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Ahead of festive season, adulterated paneer, milk, and oil raise alarms for food safety in Lucknow

As the festive season approaches, the spectre of food adulteration is casting a shadow over the culinary landscape in Lucknow. The Food Safety and Drug Administration (FSDA) Department has raised serious concerns about adulteration in staple ingredients such as paneer, milk, khoya, chena, and oil within the state capital.

Alarming statistics reveal that approximately 75% of paneer (cottage cheese) samples collected by the FSDA since January have failed lab tests, rendering them unsafe for human consumption. Additionally, around 30% of khoya and 25% of milk samples have also failed the tests, and roughly 15% of edible oil samples collected by the FSDA were deemed unfit for human consumption, according to Additional Commissioner of FSDA, SP Singh.

“This year, FSDA has procured around 58 samples of paneer from various shops in the city. Lab reports for 19 samples have been received, of which 14 were found to be unsuitable for human consumption. These samples were adulterated due to low fat content or the presence of foreign fat. While converting powdered milk into paneer is permissible, it must contain at least 50% fat. However, many shopkeepers resort to substandard powdered milk with low fat content. To compensate, some even inject foreign fat into the paneer, which becomes evident in the testing process,” explained Singh.

Since April, FSDA Lucknow has gathered a total of 282 samples. Out of these, reports for 261 samples have been received, and a staggering 159 have failed. Among these, 142 cases have been brought to court, resulting in fines totaling ₹91.3 lakh imposed on the adulterators.

In contrast, a shopkeeper countered, “Producing just 4 kg of paneer requires around 20 litres of milk. The actual cost of 1 kg of paneer surpasses ₹430. If any shopkeeper sells it for less, they are likely compromising on quality.”

During wedding and festive seasons, the demand for paneer soars to over 20 tonnes per day, with most sales originating from unregulated milk vendors and sweet shops. Here, the absence of monitoring often leads to subpar quality. Consequently, FSDA officials stress the necessity to regulate the sale of paneer, curd, milk, oil, and other such items.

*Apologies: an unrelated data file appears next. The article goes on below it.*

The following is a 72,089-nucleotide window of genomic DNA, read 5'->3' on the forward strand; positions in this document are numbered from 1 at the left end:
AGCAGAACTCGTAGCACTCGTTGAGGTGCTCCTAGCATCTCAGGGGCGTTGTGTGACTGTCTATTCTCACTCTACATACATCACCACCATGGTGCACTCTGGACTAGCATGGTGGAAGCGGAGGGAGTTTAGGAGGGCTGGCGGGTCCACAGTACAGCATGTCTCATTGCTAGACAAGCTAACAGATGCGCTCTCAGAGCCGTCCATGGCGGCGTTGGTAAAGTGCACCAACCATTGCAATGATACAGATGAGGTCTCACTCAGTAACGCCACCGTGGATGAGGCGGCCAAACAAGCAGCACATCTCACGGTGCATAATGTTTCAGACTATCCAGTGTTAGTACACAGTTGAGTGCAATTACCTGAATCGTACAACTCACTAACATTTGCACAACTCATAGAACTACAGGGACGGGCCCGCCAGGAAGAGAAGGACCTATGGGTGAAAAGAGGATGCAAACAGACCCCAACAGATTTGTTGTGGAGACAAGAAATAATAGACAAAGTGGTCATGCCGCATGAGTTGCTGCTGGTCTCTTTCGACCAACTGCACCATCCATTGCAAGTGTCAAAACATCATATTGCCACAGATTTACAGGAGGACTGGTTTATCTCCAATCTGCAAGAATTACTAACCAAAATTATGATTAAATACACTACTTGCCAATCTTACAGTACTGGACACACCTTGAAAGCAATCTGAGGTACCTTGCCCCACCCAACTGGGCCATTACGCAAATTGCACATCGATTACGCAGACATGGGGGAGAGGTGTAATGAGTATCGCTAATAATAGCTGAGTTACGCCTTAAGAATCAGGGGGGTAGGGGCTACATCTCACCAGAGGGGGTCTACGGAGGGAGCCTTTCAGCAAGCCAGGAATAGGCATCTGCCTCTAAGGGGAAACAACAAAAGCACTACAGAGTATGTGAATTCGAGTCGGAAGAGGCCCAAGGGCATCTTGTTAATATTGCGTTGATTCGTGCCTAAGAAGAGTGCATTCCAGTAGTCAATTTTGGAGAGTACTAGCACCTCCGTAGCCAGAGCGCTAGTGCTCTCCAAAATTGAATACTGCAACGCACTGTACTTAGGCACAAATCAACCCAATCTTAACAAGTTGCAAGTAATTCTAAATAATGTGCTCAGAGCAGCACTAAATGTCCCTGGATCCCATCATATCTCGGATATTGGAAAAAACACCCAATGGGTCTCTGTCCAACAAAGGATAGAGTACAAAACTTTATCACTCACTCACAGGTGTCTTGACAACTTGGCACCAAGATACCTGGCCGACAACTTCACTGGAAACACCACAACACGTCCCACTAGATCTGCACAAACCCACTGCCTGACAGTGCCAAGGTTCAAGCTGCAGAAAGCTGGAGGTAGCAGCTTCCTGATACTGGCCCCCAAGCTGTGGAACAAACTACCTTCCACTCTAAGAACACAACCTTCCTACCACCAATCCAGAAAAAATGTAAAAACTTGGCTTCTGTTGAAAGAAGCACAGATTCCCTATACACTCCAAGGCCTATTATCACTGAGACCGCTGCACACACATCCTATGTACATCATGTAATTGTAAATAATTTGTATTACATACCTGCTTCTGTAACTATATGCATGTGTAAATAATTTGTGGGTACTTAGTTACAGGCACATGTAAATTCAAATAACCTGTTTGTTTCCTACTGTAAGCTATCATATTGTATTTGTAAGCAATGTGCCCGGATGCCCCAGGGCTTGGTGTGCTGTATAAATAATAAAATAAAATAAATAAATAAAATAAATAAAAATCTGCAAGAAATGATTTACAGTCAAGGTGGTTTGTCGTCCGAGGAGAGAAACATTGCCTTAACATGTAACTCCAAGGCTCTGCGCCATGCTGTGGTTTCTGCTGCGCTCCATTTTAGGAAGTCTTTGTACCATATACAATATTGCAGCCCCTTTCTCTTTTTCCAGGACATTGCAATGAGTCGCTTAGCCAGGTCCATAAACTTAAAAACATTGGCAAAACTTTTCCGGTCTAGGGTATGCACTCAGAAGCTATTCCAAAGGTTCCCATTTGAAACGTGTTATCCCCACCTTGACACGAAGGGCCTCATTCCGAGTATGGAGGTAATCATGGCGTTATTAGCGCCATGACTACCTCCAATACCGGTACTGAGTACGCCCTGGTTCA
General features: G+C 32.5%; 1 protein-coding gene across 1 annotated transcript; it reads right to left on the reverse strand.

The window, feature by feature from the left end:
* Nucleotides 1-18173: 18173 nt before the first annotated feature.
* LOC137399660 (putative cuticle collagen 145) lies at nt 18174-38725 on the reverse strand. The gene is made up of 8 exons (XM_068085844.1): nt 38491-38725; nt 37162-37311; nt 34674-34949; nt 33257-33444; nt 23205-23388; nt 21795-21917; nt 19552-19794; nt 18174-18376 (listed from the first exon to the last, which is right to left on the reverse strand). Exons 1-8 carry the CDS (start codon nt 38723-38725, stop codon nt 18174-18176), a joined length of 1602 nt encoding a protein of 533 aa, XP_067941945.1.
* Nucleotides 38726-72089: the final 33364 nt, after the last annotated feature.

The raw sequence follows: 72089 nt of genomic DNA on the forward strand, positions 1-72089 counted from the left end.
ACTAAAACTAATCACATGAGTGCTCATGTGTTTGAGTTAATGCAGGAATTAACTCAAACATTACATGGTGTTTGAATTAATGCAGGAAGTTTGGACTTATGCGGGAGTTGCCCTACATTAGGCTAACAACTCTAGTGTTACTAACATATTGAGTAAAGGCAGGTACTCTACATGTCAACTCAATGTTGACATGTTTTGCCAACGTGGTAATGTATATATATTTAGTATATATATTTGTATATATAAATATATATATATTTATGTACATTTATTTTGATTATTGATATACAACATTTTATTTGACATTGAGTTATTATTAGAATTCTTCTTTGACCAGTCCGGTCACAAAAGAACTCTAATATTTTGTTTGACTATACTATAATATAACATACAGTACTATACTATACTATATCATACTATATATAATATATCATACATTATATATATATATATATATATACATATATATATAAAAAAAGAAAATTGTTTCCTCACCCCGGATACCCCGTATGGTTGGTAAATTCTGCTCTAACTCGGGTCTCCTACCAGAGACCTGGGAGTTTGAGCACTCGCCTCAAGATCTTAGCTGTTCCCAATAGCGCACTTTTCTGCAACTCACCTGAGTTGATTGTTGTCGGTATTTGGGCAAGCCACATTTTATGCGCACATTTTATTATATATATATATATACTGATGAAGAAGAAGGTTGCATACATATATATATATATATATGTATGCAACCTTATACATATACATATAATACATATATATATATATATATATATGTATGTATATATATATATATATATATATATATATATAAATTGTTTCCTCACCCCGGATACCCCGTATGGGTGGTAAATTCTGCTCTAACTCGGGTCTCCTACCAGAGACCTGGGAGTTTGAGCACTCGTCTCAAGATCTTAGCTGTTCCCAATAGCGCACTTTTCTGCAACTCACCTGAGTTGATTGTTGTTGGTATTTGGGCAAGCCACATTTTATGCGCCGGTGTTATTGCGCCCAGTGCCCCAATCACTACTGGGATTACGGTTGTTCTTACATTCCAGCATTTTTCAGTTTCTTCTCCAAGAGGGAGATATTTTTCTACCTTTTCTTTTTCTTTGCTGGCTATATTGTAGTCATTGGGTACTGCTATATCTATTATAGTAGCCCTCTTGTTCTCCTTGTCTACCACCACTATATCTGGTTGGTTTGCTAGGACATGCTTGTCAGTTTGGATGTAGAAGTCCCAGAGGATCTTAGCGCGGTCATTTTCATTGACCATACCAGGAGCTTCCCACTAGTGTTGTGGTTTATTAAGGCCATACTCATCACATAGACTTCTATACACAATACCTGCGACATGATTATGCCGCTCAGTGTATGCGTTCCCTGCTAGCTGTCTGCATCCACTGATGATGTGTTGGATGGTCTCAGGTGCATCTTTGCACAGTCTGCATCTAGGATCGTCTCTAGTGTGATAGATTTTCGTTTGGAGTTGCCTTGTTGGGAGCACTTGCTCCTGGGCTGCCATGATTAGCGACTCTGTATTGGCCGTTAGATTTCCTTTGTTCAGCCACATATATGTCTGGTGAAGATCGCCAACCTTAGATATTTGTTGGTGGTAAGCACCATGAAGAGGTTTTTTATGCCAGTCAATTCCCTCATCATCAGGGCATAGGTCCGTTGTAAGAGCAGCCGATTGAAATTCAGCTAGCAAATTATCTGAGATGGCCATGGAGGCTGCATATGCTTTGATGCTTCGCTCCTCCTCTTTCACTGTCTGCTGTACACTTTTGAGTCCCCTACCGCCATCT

Highlighting the adulteration process, Singh elucidated, “Adulterers concoct paneer or khoya from poor-quality skimmed milk powder mixed with starch. To meet FSSAI standards, one portion of subpar skimmed milk powder is combined with three portions of starch, while refined or hydrogenated oil is added for the required fat content. Shockingly, toilet cleaning sulphuric acid is sometimes used instead of citric acid to curdle the milk when making paneer.”

The prevalent high levels of adulteration in food items are causing concern, as noted by Dr Rakesh Kapoor, Medical Director of Medanta Hospital. He said, “Food adulteration has been a persistent problem, and it is imperative to take measures to prevent its harmful effects, given that food is a basic necessity of life.”

Provenance of Paneer!

An official from the Pradeshik Cooperative Dairy Federation revealed that India produces an estimated 15 crore tonnes of milk annually. If all of this were exclusively used for making paneer, the country’s production would amount to 7 lakh tonnes.

However, the annual consumption of paneer stands at 5 lakh tonnes. Given that only a fraction of the milk is utilised for paneer production, the question arises — where does the surplus paneer come from?

Officials acknowledge that local vendors often create paneer from a concoction of maida, palm oil, baking powder, discarded skimmed milk, and sometimes even harmful additives like detergent, bicarbonate of soda, and sulfuric acid, posing severe health risks.

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